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Trump Can’t Be Trusted with The Espionage Act. We Can’t Trust a Country That Would Give It to Him.

Charles P. Pierce
Photo credit: Getty Images

From Esquire

Lawyer friends of mine like to refer to the case of Korematsu v. U.S., the Supreme Court decision that allowed for the dislocation and detention of Japanese-American citizens, as a land mine in the law in that, technically, it never has been repealed, although the Court did repudiate it while throwing out the original Muslim travel ban in Trump v. Hawaii. For me, and for the people in my profession, the land mine in the law always has been 18 USC 793, the Espionage Act of 1917, the immortal gift of that half-nutty professor, Woodrow Wilson, and his truly awful attorney general, A. Mitchell Palmer.

Of course, it all came back this week when the president* had himself a nutty on consecutive days, threatened James Comey with execution for treason, and allowed his personal Palmer, the career Republican jackanapes William Barr, to indict Julian Assange on 17 counts of violating, you guessed it, the Espionage Act. It is true that Assange is a messianic nuisance who jacked around with the 2016 presidential election, as well as being the guy who brought a road company performance of The Man Who Came To Dinner to the Ecuadorian embassy that ran for several years.

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But this isn’t really about Assange who, in any case, may never see the inside of a U.S. courtroom. This is about Jane Mayer, and Charlie Savage, and Barton Gellman, and David Fahrenthold and every other dogged reporter who has made this president*’s life miserable by continuously pointing out what an incompetent, authoritarian crook and bunco artist this president* is. Weaponizing the Espionage Act on behalf of a Justice Department already weaponized to attack the president*’s political enemies is a signal and a warning. It is a monstrous abuse of power, but only because that power was there to be abused all these years and nobody was paying attention.

El Caudillo del Mar-a-Lago is enabled not only by a supine Republican Party, and not only by his good friends among the Volga Bagmen, and not only by a Democratic Party that seems befuddled as to what to do about him. He also has been enabled in his great project of dismantling representative government by the fact that a succession of Congresses going back to the middle of the last century gradually ceded power to the Executive Branch and left it there, hoping that no future president would be crackpot enough to perceive the full potential of the gifts that Congress was dropping at his door. The current president* may be as dim as the light from Saturn, but he has a predator’s instinct for finding weapons to use against the people he chooses to make his enemies, and he has no compunction about using them to their fullest.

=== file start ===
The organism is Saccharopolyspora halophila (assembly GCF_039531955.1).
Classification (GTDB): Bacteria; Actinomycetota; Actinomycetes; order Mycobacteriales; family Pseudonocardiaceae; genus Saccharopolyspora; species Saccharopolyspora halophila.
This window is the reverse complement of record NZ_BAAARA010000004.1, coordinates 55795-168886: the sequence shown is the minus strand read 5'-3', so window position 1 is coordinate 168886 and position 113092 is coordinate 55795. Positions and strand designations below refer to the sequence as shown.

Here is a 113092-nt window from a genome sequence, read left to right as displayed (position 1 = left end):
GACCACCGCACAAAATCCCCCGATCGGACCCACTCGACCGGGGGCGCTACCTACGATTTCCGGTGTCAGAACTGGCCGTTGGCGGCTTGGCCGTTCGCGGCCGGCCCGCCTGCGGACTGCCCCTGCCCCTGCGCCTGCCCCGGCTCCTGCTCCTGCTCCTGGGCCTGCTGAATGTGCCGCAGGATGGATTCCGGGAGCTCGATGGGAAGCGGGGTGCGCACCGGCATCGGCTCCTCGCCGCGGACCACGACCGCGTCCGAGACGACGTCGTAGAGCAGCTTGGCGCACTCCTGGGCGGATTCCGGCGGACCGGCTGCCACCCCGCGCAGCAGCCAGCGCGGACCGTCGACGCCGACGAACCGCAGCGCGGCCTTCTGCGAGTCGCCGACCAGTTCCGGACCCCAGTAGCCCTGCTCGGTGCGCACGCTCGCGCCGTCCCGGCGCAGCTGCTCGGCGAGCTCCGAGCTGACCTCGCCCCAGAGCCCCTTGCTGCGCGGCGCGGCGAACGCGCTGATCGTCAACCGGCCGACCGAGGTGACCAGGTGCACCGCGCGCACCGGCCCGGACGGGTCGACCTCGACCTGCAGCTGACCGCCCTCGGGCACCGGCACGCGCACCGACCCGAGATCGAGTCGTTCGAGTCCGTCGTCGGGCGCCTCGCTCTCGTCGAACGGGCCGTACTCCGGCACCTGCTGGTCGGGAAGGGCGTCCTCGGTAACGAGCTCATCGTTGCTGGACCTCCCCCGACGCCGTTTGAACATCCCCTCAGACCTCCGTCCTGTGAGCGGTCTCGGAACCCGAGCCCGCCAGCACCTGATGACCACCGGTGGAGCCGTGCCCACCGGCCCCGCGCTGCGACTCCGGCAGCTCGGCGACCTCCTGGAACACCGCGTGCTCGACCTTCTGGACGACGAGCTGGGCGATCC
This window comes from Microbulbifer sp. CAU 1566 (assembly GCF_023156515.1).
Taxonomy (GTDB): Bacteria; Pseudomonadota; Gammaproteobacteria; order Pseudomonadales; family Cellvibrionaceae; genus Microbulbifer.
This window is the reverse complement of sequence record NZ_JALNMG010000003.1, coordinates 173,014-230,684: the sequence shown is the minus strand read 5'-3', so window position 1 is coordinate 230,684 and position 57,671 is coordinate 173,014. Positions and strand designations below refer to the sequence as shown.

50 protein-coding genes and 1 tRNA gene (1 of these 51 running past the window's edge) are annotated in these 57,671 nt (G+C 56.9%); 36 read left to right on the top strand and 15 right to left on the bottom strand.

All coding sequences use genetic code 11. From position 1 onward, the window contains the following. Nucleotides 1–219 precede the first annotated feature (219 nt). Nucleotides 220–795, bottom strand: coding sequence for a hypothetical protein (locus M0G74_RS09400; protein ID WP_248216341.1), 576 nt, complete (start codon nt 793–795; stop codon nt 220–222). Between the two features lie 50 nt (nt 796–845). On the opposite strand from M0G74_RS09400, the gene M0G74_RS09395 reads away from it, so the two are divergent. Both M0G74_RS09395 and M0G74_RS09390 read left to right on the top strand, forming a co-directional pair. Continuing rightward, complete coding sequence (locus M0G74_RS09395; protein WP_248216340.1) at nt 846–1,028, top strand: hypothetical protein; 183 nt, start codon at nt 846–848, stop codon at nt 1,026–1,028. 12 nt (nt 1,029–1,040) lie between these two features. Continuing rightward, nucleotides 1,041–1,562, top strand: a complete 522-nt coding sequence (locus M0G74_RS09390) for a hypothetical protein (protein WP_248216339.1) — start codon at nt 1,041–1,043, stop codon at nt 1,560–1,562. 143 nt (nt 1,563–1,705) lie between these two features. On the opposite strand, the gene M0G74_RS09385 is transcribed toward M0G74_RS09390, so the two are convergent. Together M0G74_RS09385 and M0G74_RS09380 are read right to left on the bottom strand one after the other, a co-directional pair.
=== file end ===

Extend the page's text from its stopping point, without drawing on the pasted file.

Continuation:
And so, here we are. The Espionage Act should have been repealed decades ago. In 1971, John Mitchell, the only competition Barr and Palmer have for worst attorney-general in history, tried to use it to enjoin newspapers from publishing the Pentagon Papers. In deciding against Mitchell, the Supreme Court ducked the opportunity to declare the Espionage Act unconstitutional. So it continued to sit there in the statute book like a viper under a rock. It was used against authentic spies like Aldrich Ames and Robert Hanssen, and as a cudgel over the heads of innocent victims like Wen Ho Lee.

The Obama Administration, to its everlasting embarrassment, shined it up and used it against whistleblowers. Conspicuously, however, the Obama administration didn’t target the reporters to whom the whistleblowers blew the whistle, deciding quite sensibly that they didn’t want to stand the constitutional shitstorm that would blow in if they tried. (And, perhaps, also because they truly had First Amendment qualms about doing so.) Naturally, then, when this administration* came upon the act, they tightened the screws, polished the barrel, and sent it back into the kind of vicious political warfare that had birthed it in the first place.

Photo credit: Getty Images